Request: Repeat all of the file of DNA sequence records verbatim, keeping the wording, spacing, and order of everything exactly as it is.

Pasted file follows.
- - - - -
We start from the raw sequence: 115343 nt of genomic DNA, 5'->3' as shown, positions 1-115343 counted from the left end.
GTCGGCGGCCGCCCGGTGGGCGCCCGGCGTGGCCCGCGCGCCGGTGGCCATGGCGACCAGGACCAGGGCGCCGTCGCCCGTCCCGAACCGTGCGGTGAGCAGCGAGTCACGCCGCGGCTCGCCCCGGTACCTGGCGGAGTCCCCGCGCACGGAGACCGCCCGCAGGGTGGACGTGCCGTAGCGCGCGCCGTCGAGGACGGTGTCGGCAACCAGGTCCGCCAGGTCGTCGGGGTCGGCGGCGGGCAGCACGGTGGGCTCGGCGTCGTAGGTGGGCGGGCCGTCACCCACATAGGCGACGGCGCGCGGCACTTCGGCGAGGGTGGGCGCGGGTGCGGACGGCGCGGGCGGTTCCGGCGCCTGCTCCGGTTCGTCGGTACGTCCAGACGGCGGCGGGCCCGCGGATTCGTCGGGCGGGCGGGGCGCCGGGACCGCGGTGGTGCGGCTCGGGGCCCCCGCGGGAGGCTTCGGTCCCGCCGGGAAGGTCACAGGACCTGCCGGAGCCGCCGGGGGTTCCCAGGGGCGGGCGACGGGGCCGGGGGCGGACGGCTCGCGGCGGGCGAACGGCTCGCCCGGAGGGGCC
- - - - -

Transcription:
We start from the raw sequence: 115343 nt of genomic DNA, 5'->3' as shown, positions 1-115343 counted from the left end.
GTCGGCGGCCGCCCGGTGGGCGCCCGGCGTGGCCCGCGCGCCGGTGGCCATGGCGACCAGGACCAGGGCGCCGTCGCCCGTCCCGAACCGTGCGGTGAGCAGCGAGTCACGCCGCGGCTCGCCCCGGTACCTGGCGGAGTCCCCGCGCACGGAGACCGCCCGCAGGGTGGACGTGCCGTAGCGCGCGCCGTCGAGGACGGTGTCGGCAACCAGGTCCGCCAGGTCGTCGGGGTCGGCGGCGGGCAGCACGGTGGGCTCGGCGTCGTAGGTGGGCGGGCCGTCACCCACATAGGCGACGGCGCGCGGCACTTCGGCGAGGGTGGGCGCGGGTGCGGACGGCGCGGGCGGTTCCGGCGCCTGCTCCGGTTCGTCGGTACGTCCAGACGGCGGCGGGCCCGCGGATTCGTCGGGCGGGCGGGGCGCCGGGACCGCGGTGGTGCGGCTCGGGGCCCCCGCGGGAGGCTTCGGTCCCGCCGGGAAGGTCACAGGACCTGCCGGAGCCGCCGGGGGTTCCCAGGGGCGGGCGACGGGGCCGGGGGCGGACGGCTCGCGGCGGGCGAACGGCTCGCCCGGAGGGGCC